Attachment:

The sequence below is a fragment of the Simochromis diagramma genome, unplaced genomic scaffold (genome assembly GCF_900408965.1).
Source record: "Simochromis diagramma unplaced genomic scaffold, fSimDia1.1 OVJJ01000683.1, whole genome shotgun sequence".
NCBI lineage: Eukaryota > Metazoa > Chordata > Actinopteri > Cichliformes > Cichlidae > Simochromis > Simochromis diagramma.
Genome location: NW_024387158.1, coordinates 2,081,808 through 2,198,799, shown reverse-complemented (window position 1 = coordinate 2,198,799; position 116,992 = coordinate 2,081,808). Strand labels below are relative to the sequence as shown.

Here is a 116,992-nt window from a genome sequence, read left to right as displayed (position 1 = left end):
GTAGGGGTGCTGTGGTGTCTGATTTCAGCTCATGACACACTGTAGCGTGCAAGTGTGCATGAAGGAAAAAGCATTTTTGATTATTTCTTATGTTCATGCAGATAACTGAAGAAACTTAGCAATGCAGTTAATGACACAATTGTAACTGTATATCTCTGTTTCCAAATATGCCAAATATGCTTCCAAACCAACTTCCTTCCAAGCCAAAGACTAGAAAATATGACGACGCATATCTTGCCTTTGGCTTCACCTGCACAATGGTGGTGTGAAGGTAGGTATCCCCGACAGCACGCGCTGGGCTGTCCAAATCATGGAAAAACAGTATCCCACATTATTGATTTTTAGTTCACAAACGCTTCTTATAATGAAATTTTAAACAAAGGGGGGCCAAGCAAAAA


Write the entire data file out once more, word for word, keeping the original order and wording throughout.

The sequence below is a fragment of the Simochromis diagramma genome, unplaced genomic scaffold (genome assembly GCF_900408965.1).
Source record: "Simochromis diagramma unplaced genomic scaffold, fSimDia1.1 OVJJ01000683.1, whole genome shotgun sequence".
NCBI lineage: Eukaryota > Metazoa > Chordata > Actinopteri > Cichliformes > Cichlidae > Simochromis > Simochromis diagramma.
Genome location: NW_024387158.1, coordinates 2,081,808 through 2,198,799, shown reverse-complemented (window position 1 = coordinate 2,198,799; position 116,992 = coordinate 2,081,808). Strand labels below are relative to the sequence as shown.

Here is a 116,992-nt window from a genome sequence, read left to right as displayed (position 1 = left end):
GTAGGGGTGCTGTGGTGTCTGATTTCAGCTCATGACACACTGTAGCGTGCAAGTGTGCATGAAGGAAAAAGCATTTTTGATTATTTCTTATGTTCATGCAGATAACTGAAGAAACTTAGCAATGCAGTTAATGACACAATTGTAACTGTATATCTCTGTTTCCAAATATGCCAAATATGCTTCCAAACCAACTTCCTTCCAAGCCAAAGACTAGAAAATATGACGACGCATATCTTGCCTTTGGCTTCACCTGCACAATGGTGGTGTGAAGGTAGGTATCCCCGACAGCACGCGCTGGGCTGTCCAAATCATGGAAAAACAGTATCCCACATTATTGATTTTTAGTTCACAAACGCTTCTTATAATGAAATTTTAAACAAAGGGGGGCCAAGCAAAAA